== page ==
Neustadt in the News: June 2017

Friday, July 7, 2017

Recent Neustat juror Laleh Khadivi’s new book is titled A Good Country. Photo by Laura Hernandez

Laureates

Neustadt Prize laureate Adam Zagajewski has been awarded the 2017 Princess of Asturias Award for Literature.

In this video, the Times of India overviews the best works of Neustadt Prize laureate Rohinton Mistry.

The Academy of New Zealand Literature has rounded up a reading list of 21 Maori and Pasifika writers to read right away. The list includes Neustadt Prize laureate Patricia Grace.

Children’s literature author and NSK Neustadt Prize laureate Katherine Paterson discusses her forthcoming book, her earlier works, and how to talk about hard topics.

In this essay from The Nation, Steph Burt examines the life and work of Nobel and Neustadt Prize laureate Czesław Miłosz and how he discovered a homeland in poetry.

 

Jurors 

The Millions details Valeria Luiselli’s unique translation challenge in recording the stories of children seeking sanctuary in the US. Her book Tell Me How It Ends is her attempt to record, in English, what didn’t get translated in these children’s stories.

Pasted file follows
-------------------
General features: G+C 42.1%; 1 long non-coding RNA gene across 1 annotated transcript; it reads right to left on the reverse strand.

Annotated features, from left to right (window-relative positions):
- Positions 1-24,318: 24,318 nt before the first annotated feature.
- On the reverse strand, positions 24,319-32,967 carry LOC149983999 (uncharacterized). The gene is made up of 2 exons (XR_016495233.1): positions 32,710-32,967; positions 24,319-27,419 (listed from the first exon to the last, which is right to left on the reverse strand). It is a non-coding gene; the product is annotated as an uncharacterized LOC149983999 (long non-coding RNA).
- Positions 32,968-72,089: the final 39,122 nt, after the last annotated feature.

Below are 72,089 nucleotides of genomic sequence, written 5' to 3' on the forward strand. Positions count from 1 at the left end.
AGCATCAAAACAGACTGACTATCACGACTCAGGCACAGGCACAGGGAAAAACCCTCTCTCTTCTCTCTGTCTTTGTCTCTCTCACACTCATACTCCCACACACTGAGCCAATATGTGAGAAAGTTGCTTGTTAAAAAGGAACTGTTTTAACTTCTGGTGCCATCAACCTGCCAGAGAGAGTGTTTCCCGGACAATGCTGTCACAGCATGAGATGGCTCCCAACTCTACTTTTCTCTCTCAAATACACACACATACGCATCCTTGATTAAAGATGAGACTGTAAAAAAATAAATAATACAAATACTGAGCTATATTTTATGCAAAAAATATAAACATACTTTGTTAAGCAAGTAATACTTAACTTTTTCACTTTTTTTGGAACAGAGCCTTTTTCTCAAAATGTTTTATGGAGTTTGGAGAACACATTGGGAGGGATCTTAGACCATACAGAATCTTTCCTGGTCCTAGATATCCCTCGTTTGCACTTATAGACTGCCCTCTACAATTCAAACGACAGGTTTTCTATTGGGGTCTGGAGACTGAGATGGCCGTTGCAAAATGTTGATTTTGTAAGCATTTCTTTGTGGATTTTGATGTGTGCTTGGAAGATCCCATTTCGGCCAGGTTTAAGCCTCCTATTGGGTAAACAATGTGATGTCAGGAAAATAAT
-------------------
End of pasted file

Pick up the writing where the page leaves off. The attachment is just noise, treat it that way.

Laleh Khadivi traces the route to radicalization in her new book, A Good Country, which is the final novel in a trilogy that follows the lives of three generations of Kurdish men.

The Texas Book Festival has released a sneak peek of 12 authors from the 2017 festival’s author lineup. Recent Neustadt Prize juror Claire Messud and NSK Neustadt Prize finalist Margarita Engle are among the writers.

Ibtisam Barakat’s newest memoir, Balcony on the Moon: Coming of Age in Palestine, shares what it’s like to survive the ongoing hardship of being Palestinian living under Israeli occupation. The Columbia Daily Tribune reviews this book and her previous memoir published in 2007.

 

Finalists

The New Yorker explores the innovative writing of Can Xue and reviews her most recent novel, Frontier.

Via The AtlanticBob Dylan’s Nobel Prize for Literature lecture (set to jazz piano) marked “the fittingly odd” culmination of Dylan’s saga with the Nobel Committee.

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